The Revenant of Thraxton Hall: The Paranormal Casebooks of Sir Arthur Conan Doyle by Vaughn Entwistle
Arthur Conan Doyle has just killed off Sherlock Holmes in “The Final Problem,” and he immediately becomes one of the most hated men in London. So when he is contacted by a medium “of some renown” and asked to investigate a murder, he jumps at the chance to get out of the city. The only thing is that the murder hasn’t happened yet—the medium, one Hope Thraxton, has foreseen that her death will occur at the third séance of a meeting of the Society for Psychical Research at her manor house in the English countryside.
Along for the ride is Conan Doyle’s good friend Oscar Wilde, and together they work to narrow down the list of suspects, which includes a mysterious foreign Count, a levitating magician, and an irritable old woman with a “familiar.” Meanwhile, Conan Doyle is enchanted by the plight of the capricious Hope Thraxton, who may or may not have a more complicated back-story than it first appears. As Conan Doyle and Wilde participate in séances and consider the possible motives of the assembled group, the clock ticks ever closer to Hope’s murder, in The Revenant of Thraxton Hall by Vaughn Entwistle. (via Goodreads)
One of my favorite movies is Ghostbusters. For me, it’s a nearly perfect ridiculous comedy, one I’ve gained more and more appreciation for as I’ve gotten older. I first watched it when it came out on cable, probably in 1985 when I was 10 years old. In 1986, The Real Ghostbusters cartoon was added to the Saturday morning line-up. While it featured the same characters and the same situation, it’s a softened, more out-right comedic show designed for a younger audience. Egon is blond and Slimer is a good ghost. I appreciated it, then and now, but it’s not *really* the same thing as Ghostbusters. The Revenant of Thraxton Hall presents a version of Arthur Conan Doyle and Oscar Wilde that feel like caricatures that could be a fun buddy team in a cartoon-style adventure. That’s not a bad thing. Unfortunately, The Revenant of Thraxton Hall isn’t entirely successful pulling that off.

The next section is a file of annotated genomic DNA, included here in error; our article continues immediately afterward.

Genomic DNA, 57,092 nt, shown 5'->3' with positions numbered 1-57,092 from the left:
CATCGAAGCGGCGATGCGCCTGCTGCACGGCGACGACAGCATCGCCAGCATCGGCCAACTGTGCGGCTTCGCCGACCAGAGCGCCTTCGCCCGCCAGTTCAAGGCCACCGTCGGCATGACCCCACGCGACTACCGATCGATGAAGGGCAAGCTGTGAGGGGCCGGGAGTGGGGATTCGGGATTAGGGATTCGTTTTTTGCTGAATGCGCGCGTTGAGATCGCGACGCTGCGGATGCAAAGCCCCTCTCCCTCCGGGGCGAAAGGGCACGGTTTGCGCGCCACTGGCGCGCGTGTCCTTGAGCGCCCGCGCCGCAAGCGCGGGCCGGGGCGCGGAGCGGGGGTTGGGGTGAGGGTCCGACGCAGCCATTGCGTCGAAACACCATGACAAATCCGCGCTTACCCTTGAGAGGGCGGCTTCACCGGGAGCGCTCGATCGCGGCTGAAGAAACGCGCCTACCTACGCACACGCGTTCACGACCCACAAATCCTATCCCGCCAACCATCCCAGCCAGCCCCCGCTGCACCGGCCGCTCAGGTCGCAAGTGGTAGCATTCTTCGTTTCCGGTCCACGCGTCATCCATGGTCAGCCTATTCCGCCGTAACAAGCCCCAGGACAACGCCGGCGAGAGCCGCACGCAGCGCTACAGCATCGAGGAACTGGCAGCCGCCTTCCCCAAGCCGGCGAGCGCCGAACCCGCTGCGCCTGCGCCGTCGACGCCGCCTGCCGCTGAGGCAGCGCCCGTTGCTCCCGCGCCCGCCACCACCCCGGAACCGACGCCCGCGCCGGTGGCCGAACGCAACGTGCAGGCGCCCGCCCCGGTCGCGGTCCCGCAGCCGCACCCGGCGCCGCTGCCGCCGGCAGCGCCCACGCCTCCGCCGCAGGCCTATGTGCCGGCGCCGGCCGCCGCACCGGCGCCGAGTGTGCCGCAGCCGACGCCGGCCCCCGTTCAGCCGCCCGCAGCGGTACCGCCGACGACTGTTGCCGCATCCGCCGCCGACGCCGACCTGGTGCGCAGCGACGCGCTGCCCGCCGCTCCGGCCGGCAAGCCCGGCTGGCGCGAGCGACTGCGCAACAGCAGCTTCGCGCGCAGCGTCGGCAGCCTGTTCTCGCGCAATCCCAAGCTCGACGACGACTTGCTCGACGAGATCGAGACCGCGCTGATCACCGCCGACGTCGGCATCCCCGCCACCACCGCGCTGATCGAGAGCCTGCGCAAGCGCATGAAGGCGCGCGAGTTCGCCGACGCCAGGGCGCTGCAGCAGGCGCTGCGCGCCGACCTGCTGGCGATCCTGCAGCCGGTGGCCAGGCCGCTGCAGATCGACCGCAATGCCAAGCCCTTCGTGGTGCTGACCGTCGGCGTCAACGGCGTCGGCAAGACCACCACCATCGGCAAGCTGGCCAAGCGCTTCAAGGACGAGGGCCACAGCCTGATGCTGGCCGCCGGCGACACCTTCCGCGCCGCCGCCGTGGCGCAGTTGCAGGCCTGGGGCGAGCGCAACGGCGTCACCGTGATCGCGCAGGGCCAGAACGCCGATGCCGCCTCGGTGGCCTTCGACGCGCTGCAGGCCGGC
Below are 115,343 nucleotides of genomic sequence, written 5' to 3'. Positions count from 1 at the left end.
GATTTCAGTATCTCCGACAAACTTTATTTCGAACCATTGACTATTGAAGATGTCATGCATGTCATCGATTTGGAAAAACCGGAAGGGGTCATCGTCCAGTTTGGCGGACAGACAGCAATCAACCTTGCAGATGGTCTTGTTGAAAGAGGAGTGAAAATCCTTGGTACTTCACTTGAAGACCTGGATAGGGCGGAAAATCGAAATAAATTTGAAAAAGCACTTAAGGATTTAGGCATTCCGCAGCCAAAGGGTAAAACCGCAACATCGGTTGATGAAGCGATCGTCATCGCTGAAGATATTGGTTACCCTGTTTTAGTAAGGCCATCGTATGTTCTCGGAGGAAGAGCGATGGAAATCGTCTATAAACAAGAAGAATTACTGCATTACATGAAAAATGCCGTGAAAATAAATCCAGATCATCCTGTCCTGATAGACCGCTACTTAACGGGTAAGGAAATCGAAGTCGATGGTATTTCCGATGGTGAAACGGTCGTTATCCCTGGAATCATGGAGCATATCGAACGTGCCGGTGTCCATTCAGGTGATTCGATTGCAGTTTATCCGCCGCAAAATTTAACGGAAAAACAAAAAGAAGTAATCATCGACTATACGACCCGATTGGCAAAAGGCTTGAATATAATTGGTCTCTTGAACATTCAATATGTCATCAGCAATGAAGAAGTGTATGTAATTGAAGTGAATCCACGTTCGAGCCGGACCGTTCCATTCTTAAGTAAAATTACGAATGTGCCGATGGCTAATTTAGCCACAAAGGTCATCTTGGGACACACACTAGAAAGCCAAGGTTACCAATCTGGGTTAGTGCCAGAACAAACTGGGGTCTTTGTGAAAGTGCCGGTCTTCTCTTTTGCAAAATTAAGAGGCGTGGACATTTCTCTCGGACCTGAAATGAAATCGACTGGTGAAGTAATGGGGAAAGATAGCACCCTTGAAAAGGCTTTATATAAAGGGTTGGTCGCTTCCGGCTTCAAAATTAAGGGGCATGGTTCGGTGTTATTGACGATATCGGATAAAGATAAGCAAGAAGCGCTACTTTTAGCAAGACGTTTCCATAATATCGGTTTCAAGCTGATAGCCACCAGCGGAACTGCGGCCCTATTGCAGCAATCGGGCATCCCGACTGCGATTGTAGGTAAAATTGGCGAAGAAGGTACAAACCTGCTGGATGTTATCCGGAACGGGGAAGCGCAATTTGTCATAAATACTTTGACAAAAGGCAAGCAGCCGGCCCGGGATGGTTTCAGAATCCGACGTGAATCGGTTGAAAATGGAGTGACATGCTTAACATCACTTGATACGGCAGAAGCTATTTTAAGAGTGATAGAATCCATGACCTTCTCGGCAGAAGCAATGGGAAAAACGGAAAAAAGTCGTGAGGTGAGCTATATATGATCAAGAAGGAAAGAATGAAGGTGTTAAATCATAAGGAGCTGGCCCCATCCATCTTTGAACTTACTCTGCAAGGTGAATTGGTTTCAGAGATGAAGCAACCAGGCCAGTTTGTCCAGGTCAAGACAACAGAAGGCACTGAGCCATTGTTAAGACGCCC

In his Author’s Note, Vaughn Entwistle admits that he doesn’t let facts get in the way of a good story. The historical timeline is flexed. Doyle published “The Final Problem” in 1893. This is when the story is set. Daniel Dunglas Hume (Home in the story) died in 1886. The Society for Psychical Research probably did not have its very first meeting ten years after its formation in 1882. Yet, I’ll agree with Entwistle. The mixture of these elements makes for an interesting set-up. Some of the other liberties taken don’t pan out as well. I’m not usually one to complain about female characters, but Eleanor Mildred Sidgwick was, in reality, a proponent for the education of women and a leading figure in the Society for Psychical Research. To have her be just another woman fawning over Oscar Wilde and dashing Lord Webb left me kind of cold. In general, the Society was pretty toothless, barely bringing in any skepticism. The story could have been told without them. (Granted, if you’ve read any of the real Society’s studies, you’d realize scientific rigor often suffered.) Little historical details really bugged me as well. References like “the culprit is invariably the butler” and “a conjuring trick performed at a child’s birthday party” are not quite right for 1893.
There were a couple of times in the last third of the book when a few of the characters acted in strange ways with no plot reasons. The crux of the plot seemed to be rushed together with some leaps of logic. Unfortunately, the aspect that worked the least for me was Oscar Wilde. The character seemed too frivolous to be going, willingly, on this adventure even if he is Doyle’s friend. Now, if he had truly found himself entangled in it? That would have made more sense.
I really wanted to like this story. There were a lot of interesting elements. Maybe too many. Maybe a few things were still hammered out between ARC and publication, but it just didn’t feel cohesive enough.
Publisher: Minotaur Books
Publication date: March 25th 2014
Genre: Historical fiction, horror.
Why did I choose to read this book? Arthur Conan Doyle and Oscar Wilde go to a seance.
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